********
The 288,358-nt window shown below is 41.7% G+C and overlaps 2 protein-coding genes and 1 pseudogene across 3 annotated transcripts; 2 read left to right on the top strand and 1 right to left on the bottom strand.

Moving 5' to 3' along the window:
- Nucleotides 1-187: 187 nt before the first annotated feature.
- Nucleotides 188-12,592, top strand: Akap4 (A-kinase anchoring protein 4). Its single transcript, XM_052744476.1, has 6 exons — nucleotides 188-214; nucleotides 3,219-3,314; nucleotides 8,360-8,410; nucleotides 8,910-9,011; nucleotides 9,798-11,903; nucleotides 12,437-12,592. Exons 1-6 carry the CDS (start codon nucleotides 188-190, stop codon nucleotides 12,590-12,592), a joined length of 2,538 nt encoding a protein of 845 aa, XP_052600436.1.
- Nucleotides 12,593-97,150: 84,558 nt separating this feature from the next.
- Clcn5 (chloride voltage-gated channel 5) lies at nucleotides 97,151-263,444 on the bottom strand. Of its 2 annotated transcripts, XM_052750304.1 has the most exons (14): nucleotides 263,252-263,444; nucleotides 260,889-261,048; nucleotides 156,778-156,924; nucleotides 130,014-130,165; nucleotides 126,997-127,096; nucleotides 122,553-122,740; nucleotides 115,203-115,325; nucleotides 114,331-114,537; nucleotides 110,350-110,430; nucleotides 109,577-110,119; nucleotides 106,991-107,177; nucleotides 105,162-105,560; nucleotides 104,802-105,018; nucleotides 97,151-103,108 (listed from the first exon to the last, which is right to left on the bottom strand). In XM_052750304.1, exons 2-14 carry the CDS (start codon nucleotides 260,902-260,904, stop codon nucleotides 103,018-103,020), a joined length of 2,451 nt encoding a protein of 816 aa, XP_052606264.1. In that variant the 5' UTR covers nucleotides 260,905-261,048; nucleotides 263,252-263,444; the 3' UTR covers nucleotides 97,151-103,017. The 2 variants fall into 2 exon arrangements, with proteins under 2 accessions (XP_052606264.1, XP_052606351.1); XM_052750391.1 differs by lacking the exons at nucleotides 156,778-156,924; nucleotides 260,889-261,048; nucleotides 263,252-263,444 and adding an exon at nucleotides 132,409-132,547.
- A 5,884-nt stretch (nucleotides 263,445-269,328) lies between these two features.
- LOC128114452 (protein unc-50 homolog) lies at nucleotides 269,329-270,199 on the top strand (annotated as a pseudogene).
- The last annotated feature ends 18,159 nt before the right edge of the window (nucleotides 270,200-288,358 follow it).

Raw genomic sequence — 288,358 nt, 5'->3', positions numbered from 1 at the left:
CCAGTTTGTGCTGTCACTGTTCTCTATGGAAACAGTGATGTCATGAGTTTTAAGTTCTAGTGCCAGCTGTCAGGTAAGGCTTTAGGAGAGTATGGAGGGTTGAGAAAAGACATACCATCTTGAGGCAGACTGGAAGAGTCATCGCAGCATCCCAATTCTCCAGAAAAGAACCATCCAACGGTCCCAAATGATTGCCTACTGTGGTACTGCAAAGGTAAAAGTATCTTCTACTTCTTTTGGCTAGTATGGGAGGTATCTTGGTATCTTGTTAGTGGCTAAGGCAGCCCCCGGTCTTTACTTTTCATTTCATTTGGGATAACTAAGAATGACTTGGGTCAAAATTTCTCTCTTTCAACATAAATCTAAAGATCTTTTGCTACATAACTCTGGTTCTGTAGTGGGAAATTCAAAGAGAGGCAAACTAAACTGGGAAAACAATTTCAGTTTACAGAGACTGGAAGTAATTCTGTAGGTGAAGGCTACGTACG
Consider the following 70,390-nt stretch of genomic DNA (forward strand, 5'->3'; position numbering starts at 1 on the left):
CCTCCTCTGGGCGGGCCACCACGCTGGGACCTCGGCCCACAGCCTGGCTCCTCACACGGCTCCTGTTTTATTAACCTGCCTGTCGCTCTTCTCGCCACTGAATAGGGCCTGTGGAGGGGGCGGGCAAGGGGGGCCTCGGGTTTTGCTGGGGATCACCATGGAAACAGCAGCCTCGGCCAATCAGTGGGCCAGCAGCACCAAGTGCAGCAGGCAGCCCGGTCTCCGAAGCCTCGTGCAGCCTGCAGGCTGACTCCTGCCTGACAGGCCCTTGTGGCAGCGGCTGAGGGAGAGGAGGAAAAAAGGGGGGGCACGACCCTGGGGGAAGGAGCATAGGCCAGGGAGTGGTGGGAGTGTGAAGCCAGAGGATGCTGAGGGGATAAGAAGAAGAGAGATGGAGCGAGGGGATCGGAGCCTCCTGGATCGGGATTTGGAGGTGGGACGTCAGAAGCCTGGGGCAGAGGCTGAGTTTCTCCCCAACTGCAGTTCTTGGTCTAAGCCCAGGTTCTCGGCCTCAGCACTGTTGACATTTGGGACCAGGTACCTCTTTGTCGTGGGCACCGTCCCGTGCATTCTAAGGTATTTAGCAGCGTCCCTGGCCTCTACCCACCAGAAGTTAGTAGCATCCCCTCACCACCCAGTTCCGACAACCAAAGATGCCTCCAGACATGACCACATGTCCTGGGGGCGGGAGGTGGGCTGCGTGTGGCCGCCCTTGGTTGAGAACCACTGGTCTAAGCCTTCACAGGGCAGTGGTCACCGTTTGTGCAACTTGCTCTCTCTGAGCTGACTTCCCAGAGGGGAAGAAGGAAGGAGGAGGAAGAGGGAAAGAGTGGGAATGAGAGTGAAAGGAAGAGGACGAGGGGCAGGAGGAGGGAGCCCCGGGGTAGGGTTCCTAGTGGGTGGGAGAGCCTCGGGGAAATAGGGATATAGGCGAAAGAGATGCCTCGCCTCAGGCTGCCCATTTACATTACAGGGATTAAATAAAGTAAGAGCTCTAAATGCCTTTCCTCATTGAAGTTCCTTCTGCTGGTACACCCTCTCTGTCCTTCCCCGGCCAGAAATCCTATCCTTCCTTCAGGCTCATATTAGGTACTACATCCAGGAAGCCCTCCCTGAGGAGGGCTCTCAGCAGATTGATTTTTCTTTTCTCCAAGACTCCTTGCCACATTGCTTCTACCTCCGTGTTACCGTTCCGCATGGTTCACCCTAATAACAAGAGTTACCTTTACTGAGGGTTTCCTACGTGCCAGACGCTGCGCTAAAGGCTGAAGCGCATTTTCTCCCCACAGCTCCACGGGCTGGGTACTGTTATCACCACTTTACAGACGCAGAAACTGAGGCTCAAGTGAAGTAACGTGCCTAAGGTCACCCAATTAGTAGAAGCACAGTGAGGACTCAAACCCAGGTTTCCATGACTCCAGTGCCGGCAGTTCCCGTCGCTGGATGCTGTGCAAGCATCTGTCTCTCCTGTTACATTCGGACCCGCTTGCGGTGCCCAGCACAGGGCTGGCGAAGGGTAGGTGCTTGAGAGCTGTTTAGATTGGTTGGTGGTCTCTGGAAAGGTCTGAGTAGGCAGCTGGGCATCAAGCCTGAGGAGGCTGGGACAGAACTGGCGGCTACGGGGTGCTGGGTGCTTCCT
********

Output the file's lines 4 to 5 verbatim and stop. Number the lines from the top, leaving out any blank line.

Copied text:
- Nucleotides 188-12,592, top strand: Akap4 (A-kinase anchoring protein 4). Its single transcript, XM_052744476.1, has 6 exons — nucleotides 188-214; nucleotides 3,219-3,314; nucleotides 8,360-8,410; nucleotides 8,910-9,011; nucleotides 9,798-11,903; nucleotides 12,437-12,592. Exons 1-6 carry the CDS (start codon nucleotides 188-190, stop codon nucleotides 12,590-12,592), a joined length of 2,538 nt encoding a protein of 845 aa, XP_052600436.1.
- Nucleotides 12,593-97,150: 84,558 nt separating this feature from the next.